Did I mention that I like dancing? I do. And for several years, I’ve been able to feed that yearning to move to music on a dance floor by attending Israeli folk dancing sessions once, twice and even three times a week. Israeli folk dancing is dynamic, and not only in the sense of making you move. New dances are created all the time. This is good because it never becomes boring, and because it’s important to keep going in order not to fall behind. Dancing is great exercise for the body and the soul.
Does social anxiety affect my enjoyment of dancing? Not at all. When I dance, I’m not self-conscious or self-critical. I think I dance fairly well and have nothing to be embarrassed about. Talking, though, is another matter.
On a technical point, it’s hard to capture a moment in a dance, and I tried to take this one from a video that was blurred to start with, but there I am in a purple dress with a white band. Here’s the video, which for some reason got conveniently blurred when I put it on YouTube. “Conveniently” because it’s probably good that you can’t make out the faces.
My other great love is writing. I’ve always known I can express myself much better in writing than in conversation. I haven’t always known I can be creative. My school experience told me the opposite, but the truth is I just wasn’t ready for the books we had to read or the pieces we were expected to write. I’m making up for that now. Here’s a selfie of me, writing in the garden. What bliss!
Thank you, Miriam. I adore that picture of you on the rocking horse! So cute. I’m very glad your own story has had such a happy ending. Thank you for sharing your five photos with us today.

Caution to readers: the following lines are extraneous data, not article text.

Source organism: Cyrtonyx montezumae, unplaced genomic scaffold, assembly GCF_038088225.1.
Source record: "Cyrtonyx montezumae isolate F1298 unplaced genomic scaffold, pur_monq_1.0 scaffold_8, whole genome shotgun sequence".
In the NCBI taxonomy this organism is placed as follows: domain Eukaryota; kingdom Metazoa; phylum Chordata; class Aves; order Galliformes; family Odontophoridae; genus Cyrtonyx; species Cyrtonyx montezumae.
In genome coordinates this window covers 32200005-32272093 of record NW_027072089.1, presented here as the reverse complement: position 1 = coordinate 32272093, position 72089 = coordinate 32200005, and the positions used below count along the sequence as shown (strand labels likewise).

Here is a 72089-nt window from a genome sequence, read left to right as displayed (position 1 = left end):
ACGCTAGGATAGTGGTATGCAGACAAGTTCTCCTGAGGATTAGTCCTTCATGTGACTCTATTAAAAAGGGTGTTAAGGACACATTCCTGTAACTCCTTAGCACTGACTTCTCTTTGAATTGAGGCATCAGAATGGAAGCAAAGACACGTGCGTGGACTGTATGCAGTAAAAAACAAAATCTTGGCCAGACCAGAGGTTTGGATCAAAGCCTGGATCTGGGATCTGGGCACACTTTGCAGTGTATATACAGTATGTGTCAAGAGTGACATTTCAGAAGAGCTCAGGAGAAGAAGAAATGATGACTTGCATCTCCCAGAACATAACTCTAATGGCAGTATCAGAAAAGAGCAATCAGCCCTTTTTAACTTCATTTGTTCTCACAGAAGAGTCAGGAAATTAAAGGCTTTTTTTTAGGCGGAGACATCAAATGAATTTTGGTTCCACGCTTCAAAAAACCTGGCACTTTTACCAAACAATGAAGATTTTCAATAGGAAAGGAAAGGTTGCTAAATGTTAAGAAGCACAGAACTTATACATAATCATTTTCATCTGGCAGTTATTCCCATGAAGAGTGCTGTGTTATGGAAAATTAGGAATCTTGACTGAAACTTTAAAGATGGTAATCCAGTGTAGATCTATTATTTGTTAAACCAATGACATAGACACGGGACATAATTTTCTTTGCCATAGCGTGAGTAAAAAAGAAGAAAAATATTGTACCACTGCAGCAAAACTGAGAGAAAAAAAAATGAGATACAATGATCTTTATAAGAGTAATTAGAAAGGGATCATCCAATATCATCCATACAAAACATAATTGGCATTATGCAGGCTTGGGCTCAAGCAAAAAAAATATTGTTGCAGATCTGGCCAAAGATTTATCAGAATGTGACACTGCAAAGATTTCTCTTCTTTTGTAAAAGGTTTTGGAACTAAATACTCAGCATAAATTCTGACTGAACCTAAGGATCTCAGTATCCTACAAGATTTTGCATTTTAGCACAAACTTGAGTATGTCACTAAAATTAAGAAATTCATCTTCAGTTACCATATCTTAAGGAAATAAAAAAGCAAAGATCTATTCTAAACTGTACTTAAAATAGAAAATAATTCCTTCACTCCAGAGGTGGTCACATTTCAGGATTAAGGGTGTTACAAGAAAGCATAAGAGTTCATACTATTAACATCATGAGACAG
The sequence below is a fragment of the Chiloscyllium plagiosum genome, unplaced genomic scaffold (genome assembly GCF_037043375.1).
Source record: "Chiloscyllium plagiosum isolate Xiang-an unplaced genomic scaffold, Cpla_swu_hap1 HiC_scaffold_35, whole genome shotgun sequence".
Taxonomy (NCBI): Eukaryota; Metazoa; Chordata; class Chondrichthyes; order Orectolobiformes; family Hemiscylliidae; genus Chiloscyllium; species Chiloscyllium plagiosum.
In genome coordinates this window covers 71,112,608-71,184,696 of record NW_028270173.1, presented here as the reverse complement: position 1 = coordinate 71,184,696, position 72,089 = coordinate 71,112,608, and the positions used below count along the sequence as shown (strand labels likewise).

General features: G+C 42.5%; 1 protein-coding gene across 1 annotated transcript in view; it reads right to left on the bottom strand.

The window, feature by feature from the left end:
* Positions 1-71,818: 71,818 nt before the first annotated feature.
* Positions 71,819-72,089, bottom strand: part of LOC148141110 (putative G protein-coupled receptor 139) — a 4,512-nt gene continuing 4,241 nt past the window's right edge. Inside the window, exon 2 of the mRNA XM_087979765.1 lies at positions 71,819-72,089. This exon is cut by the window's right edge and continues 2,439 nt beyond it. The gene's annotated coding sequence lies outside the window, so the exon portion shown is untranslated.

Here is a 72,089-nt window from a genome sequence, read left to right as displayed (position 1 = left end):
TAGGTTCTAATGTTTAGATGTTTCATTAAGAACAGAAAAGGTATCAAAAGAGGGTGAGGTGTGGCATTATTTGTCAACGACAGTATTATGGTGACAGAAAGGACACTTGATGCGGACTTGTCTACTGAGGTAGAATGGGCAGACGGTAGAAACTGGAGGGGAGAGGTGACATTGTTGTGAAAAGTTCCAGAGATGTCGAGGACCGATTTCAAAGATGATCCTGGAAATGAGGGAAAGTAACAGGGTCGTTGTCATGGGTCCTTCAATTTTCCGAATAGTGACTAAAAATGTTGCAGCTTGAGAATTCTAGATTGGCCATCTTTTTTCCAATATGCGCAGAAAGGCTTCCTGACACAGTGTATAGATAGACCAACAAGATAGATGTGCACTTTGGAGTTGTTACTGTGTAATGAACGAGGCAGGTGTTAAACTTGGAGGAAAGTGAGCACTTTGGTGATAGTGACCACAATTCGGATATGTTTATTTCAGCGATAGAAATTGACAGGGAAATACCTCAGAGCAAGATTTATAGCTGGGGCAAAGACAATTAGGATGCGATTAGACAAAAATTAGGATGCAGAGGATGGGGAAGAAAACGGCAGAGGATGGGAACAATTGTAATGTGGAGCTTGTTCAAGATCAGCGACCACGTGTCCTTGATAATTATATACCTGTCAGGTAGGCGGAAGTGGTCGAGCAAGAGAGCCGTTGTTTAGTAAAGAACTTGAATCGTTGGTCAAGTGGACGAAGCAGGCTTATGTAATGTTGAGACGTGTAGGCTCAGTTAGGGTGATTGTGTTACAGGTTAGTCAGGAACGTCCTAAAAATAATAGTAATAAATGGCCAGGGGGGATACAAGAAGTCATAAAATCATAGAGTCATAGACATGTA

About Miriam Drori:
As the jigsaw piece that never fitted the UK puzzle, Miriam Drori finally found her slot in the smaller but more complex Israel puzzle. There, she married and raised a family, working in computer programming and technical writing before turning to creative writing.
The only problem was that when she left the UK, the unwanted visitor called social anxiety insisted on accompanying her and has never left her side since. However, since realising it’s here to stay, she has learnt to tame it and make friends with it… most of the time.
Apart from writing, Miriam loves reading, hiking, travelling and dancing. She also likes public speaking and gets a thrill out of standing in front of an audience.
Fear of other people? Most of us feel this occasionally, when giving a presentation or being grilled in a job interview. This is not social anxiety disorder.
Fear of what other people think of you? We have all felt this, too. It is why we dress as we do and generally try to behave in a way that is expected of us. This is not social anxiety disorder either.
But when those fears become so prevalent that they take over your life? When they cause you to hide away, either literally or by not revealing your real self? When you keep quiet in an attempt to avoid those raised eyebrows and the possible thoughts behind them? That is social anxiety disorder.
And it is much more common than you might think. In the mental health table, it comes third – after alcoholism and depression – and yet most people don’t even know it exists.
If you have social anxiety disorder, this book is for you.
Even if you don’t have social anxiety disorder, you might have a friend, a relative or a work colleague who does. You might see it developing in your son, your daughter, or a child you teach. This book is for you, too.
Social Anxiety Revealed is created by people who yearn to ditch all these problems and live their lives to the full.
Can you help?
You can buy Social Anxiety Revealed here.
To find out more about Miriam and her writing, visit her website.